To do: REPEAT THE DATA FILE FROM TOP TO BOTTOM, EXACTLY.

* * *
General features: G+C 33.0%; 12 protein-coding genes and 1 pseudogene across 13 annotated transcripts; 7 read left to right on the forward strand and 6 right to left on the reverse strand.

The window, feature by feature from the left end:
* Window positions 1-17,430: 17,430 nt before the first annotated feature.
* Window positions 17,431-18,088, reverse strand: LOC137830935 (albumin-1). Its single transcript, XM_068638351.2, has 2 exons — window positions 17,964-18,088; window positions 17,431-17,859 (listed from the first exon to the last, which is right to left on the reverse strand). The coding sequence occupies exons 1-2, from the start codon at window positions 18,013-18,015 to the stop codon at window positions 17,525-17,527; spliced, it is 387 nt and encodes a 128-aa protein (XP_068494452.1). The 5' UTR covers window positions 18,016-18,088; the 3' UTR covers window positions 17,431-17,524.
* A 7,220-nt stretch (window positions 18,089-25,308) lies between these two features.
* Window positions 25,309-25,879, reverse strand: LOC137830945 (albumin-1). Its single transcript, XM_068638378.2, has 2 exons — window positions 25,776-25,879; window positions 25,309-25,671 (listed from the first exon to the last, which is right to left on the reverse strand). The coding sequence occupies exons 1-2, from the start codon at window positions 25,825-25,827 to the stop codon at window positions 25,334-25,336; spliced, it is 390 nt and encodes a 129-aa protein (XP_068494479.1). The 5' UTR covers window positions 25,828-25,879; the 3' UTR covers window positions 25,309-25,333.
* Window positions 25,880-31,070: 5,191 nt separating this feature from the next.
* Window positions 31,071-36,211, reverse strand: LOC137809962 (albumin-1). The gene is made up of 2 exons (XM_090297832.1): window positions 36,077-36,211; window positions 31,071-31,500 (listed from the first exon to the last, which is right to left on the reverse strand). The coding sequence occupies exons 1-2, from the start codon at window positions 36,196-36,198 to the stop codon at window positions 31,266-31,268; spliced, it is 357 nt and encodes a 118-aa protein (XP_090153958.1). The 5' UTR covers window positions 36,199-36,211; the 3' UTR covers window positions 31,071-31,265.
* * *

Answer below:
General features: G+C 33.0%; 12 protein-coding genes and 1 pseudogene across 13 annotated transcripts; 7 read left to right on the forward strand and 6 right to left on the reverse strand.

The window, feature by feature from the left end:
* Window positions 1-17,430: 17,430 nt before the first annotated feature.
* Window positions 17,431-18,088, reverse strand: LOC137830935 (albumin-1). Its single transcript, XM_068638351.2, has 2 exons — window positions 17,964-18,088; window positions 17,431-17,859 (listed from the first exon to the last, which is right to left on the reverse strand). The coding sequence occupies exons 1-2, from the start codon at window positions 18,013-18,015 to the stop codon at window positions 17,525-17,527; spliced, it is 387 nt and encodes a 128-aa protein (XP_068494452.1). The 5' UTR covers window positions 18,016-18,088; the 3' UTR covers window positions 17,431-17,524.
* A 7,220-nt stretch (window positions 18,089-25,308) lies between these two features.
* Window positions 25,309-25,879, reverse strand: LOC137830945 (albumin-1). Its single transcript, XM_068638378.2, has 2 exons — window positions 25,776-25,879; window positions 25,309-25,671 (listed from the first exon to the last, which is right to left on the reverse strand). The coding sequence occupies exons 1-2, from the start codon at window positions 25,825-25,827 to the stop codon at window positions 25,334-25,336; spliced, it is 390 nt and encodes a 129-aa protein (XP_068494479.1). The 5' UTR covers window positions 25,828-25,879; the 3' UTR covers window positions 25,309-25,333.
* Window positions 25,880-31,070: 5,191 nt separating this feature from the next.
* Window positions 31,071-36,211, reverse strand: LOC137809962 (albumin-1). The gene is made up of 2 exons (XM_090297832.1): window positions 36,077-36,211; window positions 31,071-31,500 (listed from the first exon to the last, which is right to left on the reverse strand). The coding sequence occupies exons 1-2, from the start codon at window positions 36,196-36,198 to the stop codon at window positions 31,266-31,268; spliced, it is 357 nt and encodes a 118-aa protein (XP_090153958.1). The 5' UTR covers window positions 36,199-36,211; the 3' UTR covers window positions 31,071-31,265.